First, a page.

INTRODUCTION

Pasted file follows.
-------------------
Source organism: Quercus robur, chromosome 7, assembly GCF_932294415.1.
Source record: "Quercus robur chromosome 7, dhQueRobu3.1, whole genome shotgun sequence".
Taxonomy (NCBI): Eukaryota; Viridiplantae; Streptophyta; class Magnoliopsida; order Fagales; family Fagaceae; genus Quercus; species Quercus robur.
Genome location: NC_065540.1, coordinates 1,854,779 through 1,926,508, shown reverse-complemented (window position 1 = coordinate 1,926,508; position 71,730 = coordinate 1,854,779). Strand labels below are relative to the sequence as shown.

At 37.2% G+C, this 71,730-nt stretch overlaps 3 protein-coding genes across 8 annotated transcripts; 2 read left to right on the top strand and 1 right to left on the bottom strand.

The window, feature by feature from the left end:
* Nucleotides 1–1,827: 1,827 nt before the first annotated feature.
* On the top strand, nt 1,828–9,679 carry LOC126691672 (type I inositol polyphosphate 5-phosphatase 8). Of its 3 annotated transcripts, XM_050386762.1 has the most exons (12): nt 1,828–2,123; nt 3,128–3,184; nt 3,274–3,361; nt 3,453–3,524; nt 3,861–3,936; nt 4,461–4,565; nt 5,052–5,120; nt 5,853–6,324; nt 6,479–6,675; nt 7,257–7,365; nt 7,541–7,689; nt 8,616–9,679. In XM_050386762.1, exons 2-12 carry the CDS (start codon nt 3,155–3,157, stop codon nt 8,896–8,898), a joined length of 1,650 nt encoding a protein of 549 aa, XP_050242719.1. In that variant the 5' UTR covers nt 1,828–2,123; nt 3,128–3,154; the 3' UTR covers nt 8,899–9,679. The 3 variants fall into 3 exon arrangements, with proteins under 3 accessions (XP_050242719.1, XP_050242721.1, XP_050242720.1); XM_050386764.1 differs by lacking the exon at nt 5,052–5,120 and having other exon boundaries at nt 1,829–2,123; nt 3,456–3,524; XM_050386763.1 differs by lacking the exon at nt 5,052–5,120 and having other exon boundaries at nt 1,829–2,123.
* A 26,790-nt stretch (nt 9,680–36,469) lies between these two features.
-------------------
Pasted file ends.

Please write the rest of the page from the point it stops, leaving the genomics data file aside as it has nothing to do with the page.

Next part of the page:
Public interest is, if anything, more preoccupied than ever with the current state of the Anglo-American association. This has been a critical relationship in the twentieth century and the early years of the twenty-first, with an enormous breadth of influence worldwide. It was undoubtedly a vitally important relationship in the nineteenth century, not least in terms of trading, family and religious connections. The political understanding shared by the two nations has been profound; and yet political assumptions have also been distinctly different on many different levels, and the United States continues to be perceived as a rival by the United Kingdom despite the enormous disparity in their sizes. As a result, if one listens to many current British discussions about the United States of America – for instance in the British coverage of the presidential election of 2012 – sooner or later one hears a cocktail of widely varying views, ranging from curiosity and mystification, admiration and adulation, through envy and resentment, to contempt and fear.1 These mixed and contradictory reactions are partly the products of recent events, but they are also rooted in the separation between Britain and America in 1776, and the creation of the new American republic in the decades which followed. This book examines the formation of British attitudes to America in the crucible of the early relationship between the two independent states, from the declaration of the War of Independence in 1775 until the years after the War of 1812–15 and the end of Britain’s conflict against Revolutionary and Napoleonic France. Many British visions and projections of America originated in the colonial period, but those which endured into the early years of the republic and circulated in British public opinion at the start of the relationship between the two independent nations may help to explain why the United States is regarded as it is in twenty-first century Britain. This study does not attempt to unpick modern British attitudes towards America, but simply to trace British perceptions of it in the early decades of its independent statehood. During these decades America was seen variously from Britain as a set of colonies, a market, an experiment, a utopia and a competitor. Peter Marshall has argued that the War of Independence gave British people a clear perception of American difference and identity.2 British government policy towards America